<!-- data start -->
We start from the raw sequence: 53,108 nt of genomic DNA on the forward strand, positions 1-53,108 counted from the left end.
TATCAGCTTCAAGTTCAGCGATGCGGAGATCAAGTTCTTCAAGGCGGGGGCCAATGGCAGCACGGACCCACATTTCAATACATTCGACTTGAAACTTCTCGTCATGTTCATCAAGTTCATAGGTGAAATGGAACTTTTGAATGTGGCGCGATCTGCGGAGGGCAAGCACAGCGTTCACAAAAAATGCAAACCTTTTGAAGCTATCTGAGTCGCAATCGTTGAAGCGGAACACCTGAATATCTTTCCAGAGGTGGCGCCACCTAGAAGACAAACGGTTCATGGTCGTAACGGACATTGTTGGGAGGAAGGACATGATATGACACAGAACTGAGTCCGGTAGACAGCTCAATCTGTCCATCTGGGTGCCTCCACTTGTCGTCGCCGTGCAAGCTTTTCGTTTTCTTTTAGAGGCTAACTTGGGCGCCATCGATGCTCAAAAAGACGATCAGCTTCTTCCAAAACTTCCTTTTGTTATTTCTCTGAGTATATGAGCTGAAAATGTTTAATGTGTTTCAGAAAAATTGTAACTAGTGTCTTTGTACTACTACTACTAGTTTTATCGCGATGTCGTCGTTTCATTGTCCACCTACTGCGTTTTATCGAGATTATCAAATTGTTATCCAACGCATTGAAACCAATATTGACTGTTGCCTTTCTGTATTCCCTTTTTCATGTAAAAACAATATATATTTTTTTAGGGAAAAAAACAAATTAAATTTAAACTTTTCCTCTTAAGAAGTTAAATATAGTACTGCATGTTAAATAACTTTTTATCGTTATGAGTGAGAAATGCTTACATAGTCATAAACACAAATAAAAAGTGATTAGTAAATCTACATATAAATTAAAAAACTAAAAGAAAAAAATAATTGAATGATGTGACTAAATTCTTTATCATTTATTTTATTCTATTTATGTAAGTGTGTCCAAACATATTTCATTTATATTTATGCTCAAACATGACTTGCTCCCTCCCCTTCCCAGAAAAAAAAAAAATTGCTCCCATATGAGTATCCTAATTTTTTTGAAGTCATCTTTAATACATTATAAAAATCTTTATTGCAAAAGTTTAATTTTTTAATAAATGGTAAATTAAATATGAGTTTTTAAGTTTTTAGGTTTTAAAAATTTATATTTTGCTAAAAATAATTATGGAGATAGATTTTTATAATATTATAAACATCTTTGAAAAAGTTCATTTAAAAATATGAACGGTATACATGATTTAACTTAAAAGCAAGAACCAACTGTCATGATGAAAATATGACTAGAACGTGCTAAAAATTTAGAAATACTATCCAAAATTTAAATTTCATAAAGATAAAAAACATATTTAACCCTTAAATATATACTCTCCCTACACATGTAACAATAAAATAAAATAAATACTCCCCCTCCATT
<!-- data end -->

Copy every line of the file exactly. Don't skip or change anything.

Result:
We start from the raw sequence: 53,108 nt of genomic DNA on the forward strand, positions 1-53,108 counted from the left end.
TATCAGCTTCAAGTTCAGCGATGCGGAGATCAAGTTCTTCAAGGCGGGGGCCAATGGCAGCACGGACCCACATTTCAATACATTCGACTTGAAACTTCTCGTCATGTTCATCAAGTTCATAGGTGAAATGGAACTTTTGAATGTGGCGCGATCTGCGGAGGGCAAGCACAGCGTTCACAAAAAATGCAAACCTTTTGAAGCTATCTGAGTCGCAATCGTTGAAGCGGAACACCTGAATATCTTTCCAGAGGTGGCGCCACCTAGAAGACAAACGGTTCATGGTCGTAACGGACATTGTTGGGAGGAAGGACATGATATGACACAGAACTGAGTCCGGTAGACAGCTCAATCTGTCCATCTGGGTGCCTCCACTTGTCGTCGCCGTGCAAGCTTTTCGTTTTCTTTTAGAGGCTAACTTGGGCGCCATCGATGCTCAAAAAGACGATCAGCTTCTTCCAAAACTTCCTTTTGTTATTTCTCTGAGTATATGAGCTGAAAATGTTTAATGTGTTTCAGAAAAATTGTAACTAGTGTCTTTGTACTACTACTACTAGTTTTATCGCGATGTCGTCGTTTCATTGTCCACCTACTGCGTTTTATCGAGATTATCAAATTGTTATCCAACGCATTGAAACCAATATTGACTGTTGCCTTTCTGTATTCCCTTTTTCATGTAAAAACAATATATATTTTTTTAGGGAAAAAAACAAATTAAATTTAAACTTTTCCTCTTAAGAAGTTAAATATAGTACTGCATGTTAAATAACTTTTTATCGTTATGAGTGAGAAATGCTTACATAGTCATAAACACAAATAAAAAGTGATTAGTAAATCTACATATAAATTAAAAAACTAAAAGAAAAAAATAATTGAATGATGTGACTAAATTCTTTATCATTTATTTTATTCTATTTATGTAAGTGTGTCCAAACATATTTCATTTATATTTATGCTCAAACATGACTTGCTCCCTCCCCTTCCCAGAAAAAAAAAAAATTGCTCCCATATGAGTATCCTAATTTTTTTGAAGTCATCTTTAATACATTATAAAAATCTTTATTGCAAAAGTTTAATTTTTTAATAAATGGTAAATTAAATATGAGTTTTTAAGTTTTTAGGTTTTAAAAATTTATATTTTGCTAAAAATAATTATGGAGATAGATTTTTATAATATTATAAACATCTTTGAAAAAGTTCATTTAAAAATATGAACGGTATACATGATTTAACTTAAAAGCAAGAACCAACTGTCATGATGAAAATATGACTAGAACGTGCTAAAAATTTAGAAATACTATCCAAAATTTAAATTTCATAAAGATAAAAAACATATTTAACCCTTAAATATATACTCTCCCTACACATGTAACAATAAAATAAAATAAATACTCCCCCTCCATT